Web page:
MADISON -- A Birth Parent Support Group will meet Tuesday, Sept. 11, from 6 to 7:30 p.m. at 5 Odana Ct. Sponsors are Catholic Charities and Lutheran Social Services.
This ongoing support group, held the second Tuesday of every month, is for people who have placed their child/ren for adoption and is free, safe, and confidential.
For registration, contact Alice at 608-270-6635 or email@example.com or Trish at 608-833-4800, ext. 109, or firstname.lastname@example.org
Workshop on earth-friendly living
SINSINAWA -- "Simple Living 101," followed by "What is YOUR Carbon Footprint?" will be offered on Thursday, Sept. 6, at 6:30 p.m. at Sinsinawa Mound.
Participants will focus on the personal and global benefits of a simpler lifestyle through this interactive evening of conversation with Gerald Iverson, national coordinator of Alternatives for Simple Living, Sioux City, Iowa.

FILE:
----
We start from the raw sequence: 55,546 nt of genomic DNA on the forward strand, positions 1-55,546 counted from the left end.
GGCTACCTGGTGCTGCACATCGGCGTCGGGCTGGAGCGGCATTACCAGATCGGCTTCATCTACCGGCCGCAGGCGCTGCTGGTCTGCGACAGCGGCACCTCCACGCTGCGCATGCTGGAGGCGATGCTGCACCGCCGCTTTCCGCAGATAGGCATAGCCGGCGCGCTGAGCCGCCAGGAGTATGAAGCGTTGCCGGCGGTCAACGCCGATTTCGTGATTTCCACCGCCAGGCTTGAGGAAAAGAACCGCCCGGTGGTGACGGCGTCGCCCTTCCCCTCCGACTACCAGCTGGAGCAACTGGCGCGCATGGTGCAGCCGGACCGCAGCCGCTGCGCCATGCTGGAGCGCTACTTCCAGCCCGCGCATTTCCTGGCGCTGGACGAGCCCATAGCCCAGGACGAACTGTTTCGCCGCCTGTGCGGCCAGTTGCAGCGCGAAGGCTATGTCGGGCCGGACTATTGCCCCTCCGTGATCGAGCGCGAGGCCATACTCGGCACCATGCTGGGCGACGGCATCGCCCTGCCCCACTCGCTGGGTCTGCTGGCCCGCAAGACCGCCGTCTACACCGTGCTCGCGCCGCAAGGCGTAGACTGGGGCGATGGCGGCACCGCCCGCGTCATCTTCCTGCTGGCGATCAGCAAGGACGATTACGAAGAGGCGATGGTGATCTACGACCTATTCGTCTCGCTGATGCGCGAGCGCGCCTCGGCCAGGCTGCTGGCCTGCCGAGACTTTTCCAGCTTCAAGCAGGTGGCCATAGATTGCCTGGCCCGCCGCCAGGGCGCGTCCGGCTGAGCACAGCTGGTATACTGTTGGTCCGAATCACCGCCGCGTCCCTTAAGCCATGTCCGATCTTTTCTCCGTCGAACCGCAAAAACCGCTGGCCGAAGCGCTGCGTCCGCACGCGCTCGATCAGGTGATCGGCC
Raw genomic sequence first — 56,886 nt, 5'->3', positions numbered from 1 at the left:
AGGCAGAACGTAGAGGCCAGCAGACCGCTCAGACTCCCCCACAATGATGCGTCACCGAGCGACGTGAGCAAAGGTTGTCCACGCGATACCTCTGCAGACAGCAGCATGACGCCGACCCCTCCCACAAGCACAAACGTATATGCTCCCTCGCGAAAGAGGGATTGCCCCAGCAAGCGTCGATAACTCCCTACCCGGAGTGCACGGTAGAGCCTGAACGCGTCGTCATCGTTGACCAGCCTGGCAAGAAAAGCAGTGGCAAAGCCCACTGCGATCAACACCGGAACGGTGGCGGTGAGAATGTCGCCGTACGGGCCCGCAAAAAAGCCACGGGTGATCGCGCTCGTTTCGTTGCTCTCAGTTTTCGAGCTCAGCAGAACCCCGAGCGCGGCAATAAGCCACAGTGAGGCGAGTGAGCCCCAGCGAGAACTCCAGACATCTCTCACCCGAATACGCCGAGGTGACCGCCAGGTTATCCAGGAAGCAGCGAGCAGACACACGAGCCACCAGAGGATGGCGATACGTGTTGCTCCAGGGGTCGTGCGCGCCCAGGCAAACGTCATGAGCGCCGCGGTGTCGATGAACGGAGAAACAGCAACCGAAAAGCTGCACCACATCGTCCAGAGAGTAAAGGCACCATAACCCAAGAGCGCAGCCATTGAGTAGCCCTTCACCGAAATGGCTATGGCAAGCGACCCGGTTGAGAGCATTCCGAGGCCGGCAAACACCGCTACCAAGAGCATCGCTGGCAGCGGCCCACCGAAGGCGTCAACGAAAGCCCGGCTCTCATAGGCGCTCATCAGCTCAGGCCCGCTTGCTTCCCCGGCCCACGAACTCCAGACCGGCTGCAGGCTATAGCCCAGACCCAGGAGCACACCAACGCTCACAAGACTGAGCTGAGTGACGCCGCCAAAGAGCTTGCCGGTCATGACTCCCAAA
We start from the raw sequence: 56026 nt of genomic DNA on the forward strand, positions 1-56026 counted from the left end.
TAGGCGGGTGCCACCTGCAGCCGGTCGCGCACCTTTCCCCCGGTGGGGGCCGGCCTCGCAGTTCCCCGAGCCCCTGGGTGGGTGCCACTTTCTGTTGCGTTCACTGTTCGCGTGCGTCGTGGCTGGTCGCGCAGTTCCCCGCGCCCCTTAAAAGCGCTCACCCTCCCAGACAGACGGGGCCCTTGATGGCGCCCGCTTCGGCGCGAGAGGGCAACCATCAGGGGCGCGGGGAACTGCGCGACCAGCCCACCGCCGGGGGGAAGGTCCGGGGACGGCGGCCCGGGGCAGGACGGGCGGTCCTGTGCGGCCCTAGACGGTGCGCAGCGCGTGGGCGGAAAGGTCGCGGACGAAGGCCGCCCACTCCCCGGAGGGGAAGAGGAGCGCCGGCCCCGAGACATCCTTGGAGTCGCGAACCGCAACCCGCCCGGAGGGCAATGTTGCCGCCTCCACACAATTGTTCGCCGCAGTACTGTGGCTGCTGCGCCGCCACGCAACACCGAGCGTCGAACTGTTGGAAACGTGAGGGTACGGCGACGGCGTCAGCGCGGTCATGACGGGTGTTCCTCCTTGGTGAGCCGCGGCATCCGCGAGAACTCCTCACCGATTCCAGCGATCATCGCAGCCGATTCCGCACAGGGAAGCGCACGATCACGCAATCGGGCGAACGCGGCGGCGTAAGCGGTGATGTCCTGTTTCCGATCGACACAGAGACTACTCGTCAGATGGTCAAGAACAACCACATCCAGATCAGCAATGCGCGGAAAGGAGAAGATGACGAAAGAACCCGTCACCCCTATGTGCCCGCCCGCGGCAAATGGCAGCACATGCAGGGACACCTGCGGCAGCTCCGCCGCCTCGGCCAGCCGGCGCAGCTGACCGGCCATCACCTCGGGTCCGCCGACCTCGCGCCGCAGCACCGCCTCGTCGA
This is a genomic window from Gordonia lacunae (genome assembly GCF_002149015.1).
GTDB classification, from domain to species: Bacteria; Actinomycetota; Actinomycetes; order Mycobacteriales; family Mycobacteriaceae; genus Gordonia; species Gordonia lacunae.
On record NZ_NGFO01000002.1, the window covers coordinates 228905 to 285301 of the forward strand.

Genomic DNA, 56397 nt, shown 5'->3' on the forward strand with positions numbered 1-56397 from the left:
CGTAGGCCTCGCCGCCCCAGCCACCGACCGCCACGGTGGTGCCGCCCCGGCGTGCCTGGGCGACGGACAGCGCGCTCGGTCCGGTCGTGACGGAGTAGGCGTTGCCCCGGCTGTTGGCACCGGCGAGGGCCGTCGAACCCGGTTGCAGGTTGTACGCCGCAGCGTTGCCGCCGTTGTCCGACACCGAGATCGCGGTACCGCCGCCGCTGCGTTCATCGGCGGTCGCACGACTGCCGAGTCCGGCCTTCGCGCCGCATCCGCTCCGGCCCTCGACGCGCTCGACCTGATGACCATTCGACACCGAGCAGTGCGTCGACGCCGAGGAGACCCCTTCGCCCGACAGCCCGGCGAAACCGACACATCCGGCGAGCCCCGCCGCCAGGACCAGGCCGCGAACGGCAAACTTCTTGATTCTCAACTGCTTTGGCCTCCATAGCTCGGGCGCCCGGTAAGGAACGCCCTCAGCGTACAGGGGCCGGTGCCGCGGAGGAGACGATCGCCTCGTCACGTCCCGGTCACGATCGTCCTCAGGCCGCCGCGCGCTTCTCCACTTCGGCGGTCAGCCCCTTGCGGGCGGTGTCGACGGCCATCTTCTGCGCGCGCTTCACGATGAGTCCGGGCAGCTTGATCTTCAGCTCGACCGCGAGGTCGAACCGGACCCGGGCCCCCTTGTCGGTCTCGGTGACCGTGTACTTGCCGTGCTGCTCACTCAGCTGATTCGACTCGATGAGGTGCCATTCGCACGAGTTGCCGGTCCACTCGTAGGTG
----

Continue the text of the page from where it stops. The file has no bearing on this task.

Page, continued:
Paul Schultz, local environmental/ sustainability activist and Dubuque Green Team member, will explore individual consumerism and consumption with the Carbon Footprint presentation. Individual worksheets will be provided that detail how one's choices at home, driving, and buying affect the ecological process.
No registration is necessary. A freewill offering may be made. Contact Bobbi Gillott at 608-748-4411, ext. 857, for more information.
Catholic Daughters plan bus trip to Fr. Mazzuchelli sites
MADISON -- The Catholic Daughters of the Americas, Court Madison, invites those who are interested to join them on a bus trip to show support for the beatification of Fr. Samuel Mazzuchelli, founder of 30 churches in southwest Wisconsin, Iowa, and Illinois.
The bus trip is scheduled for Tuesday, Oct. 9, and will be departing at 9 a.m. from Our Lady Queen of Peace Church parking lot, 401 S. Owen Dr., at which those going on the trip have been given permission to leave their cars. There is an 8:15 a.m. Mass at the church for anyone wishing to attend.